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Commonsense Firearm Regulation – OpEd


Since the tragic school shooting in Florida (my home state) last week, I’ve read countless articles arguing that now is the time to enact commonsense firearm regulation. At the same time, those who argue for increased regulation do not suggest any specific regulations. My response is: Give me an example of a commonsense firearm regulation that will actually reduce the illegal use of firearms.

It’s easy at a time like this to appeal to emotions and say we have to do something to stop these shootings. It is more difficult to suggest regulatory changes that will actually reduce those shootings. Most suggestions would just impose costs on those who own and use firearms responsibly, for recreation, for hunting, and for their own protection.

I’m well aware that many of those who are calling for more stringent regulation are happy to impose costs on those who own and use firearms responsibly, and I would be too, but only if the more stringent regulations would really reduce criminal shootings.

One suggestion I’ve seen from time to time is to substantially increase taxes on the purchase of firearms and ammunition. Does anyone really think a mass shooter will be deterred by the high price of ammunition? This is the type of suggestion that would only impose costs on responsible users, but have no effect on criminals.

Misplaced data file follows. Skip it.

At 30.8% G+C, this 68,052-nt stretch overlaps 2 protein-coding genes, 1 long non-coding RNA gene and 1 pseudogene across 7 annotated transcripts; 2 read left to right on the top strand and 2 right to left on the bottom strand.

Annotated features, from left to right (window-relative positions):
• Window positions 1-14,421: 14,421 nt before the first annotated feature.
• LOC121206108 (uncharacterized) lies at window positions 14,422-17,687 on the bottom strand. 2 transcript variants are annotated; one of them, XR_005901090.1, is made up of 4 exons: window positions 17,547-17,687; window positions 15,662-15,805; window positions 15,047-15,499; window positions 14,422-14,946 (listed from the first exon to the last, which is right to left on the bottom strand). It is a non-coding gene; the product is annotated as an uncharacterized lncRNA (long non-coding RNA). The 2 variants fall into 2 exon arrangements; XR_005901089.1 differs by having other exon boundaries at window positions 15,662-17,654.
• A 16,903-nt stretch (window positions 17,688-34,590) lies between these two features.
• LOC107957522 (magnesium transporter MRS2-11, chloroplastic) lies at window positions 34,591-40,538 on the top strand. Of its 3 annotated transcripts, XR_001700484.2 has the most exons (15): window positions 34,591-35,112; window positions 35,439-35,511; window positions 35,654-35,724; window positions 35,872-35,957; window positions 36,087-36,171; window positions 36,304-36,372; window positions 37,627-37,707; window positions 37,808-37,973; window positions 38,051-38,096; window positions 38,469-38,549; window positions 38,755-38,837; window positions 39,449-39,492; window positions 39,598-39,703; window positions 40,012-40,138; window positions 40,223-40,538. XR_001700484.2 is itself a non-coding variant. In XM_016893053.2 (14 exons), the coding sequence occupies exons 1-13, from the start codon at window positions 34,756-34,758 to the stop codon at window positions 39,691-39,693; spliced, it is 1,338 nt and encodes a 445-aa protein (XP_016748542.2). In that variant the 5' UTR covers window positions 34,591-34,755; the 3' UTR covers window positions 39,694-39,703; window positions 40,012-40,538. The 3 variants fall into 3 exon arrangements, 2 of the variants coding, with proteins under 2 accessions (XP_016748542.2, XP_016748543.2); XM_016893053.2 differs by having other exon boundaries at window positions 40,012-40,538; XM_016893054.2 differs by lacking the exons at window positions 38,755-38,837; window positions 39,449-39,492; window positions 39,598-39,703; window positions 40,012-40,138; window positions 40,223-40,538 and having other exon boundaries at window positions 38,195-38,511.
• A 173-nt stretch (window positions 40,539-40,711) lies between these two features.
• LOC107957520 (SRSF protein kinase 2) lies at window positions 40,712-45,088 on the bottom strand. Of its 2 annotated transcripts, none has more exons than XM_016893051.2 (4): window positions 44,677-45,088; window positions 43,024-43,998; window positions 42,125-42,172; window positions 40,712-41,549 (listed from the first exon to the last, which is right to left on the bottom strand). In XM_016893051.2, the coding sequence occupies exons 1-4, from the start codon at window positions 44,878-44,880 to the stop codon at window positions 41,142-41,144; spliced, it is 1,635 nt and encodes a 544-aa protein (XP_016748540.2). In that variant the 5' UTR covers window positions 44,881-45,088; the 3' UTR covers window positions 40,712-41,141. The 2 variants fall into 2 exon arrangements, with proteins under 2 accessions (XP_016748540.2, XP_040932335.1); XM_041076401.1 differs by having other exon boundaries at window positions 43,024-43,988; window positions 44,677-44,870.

After the Florida school shooting, the suggestion I’ve seen most often is to ban AR-15s and other semi-automatic firearms. (Automatic weapons are already banned, for practical purposes.) This is a vague suggestion, but let’s look at it in more detail.

A quick Google search tells me there are between 5 and 10 million AR-15-type rifles owned by American civilians, and about 300 million firearms in total owned by Americans. Google again tells me that about 42% of American households own at least one gun. What would it mean to ban them?

One answer is that there would be a prohibition against new sales, as was the case after the Brady Bill was passed in 1993. That ban grandfathered in those that were purchased prior to the ban, which could legally be resold by their owners. A Brady Bill-type ban would leave 5-10 million AR-15-type rifles in civilian hands. How effective would this be? It would raise the price of those firearms (which, under the Brady Bill, could still be sold by their owners), but we would need to consider that potential mass shooters would not likely be too concerned about the cost of a weapon.

Another answer would be that we would not only prohibit new ones from being sold, but confiscate the old ones. The Fifth Amendment, which prohibits taking of private property without just compensation, would likely mean that this could only be done if those whose weapons were confiscated were paid for them.

An additional problem is that there is no record of who owns those millions of AR-15s. Law-abiding citizens would turn theirs in, but criminals, by definition, do not follow the law. How many would remain in private hands, even if a law to confiscate them was passed?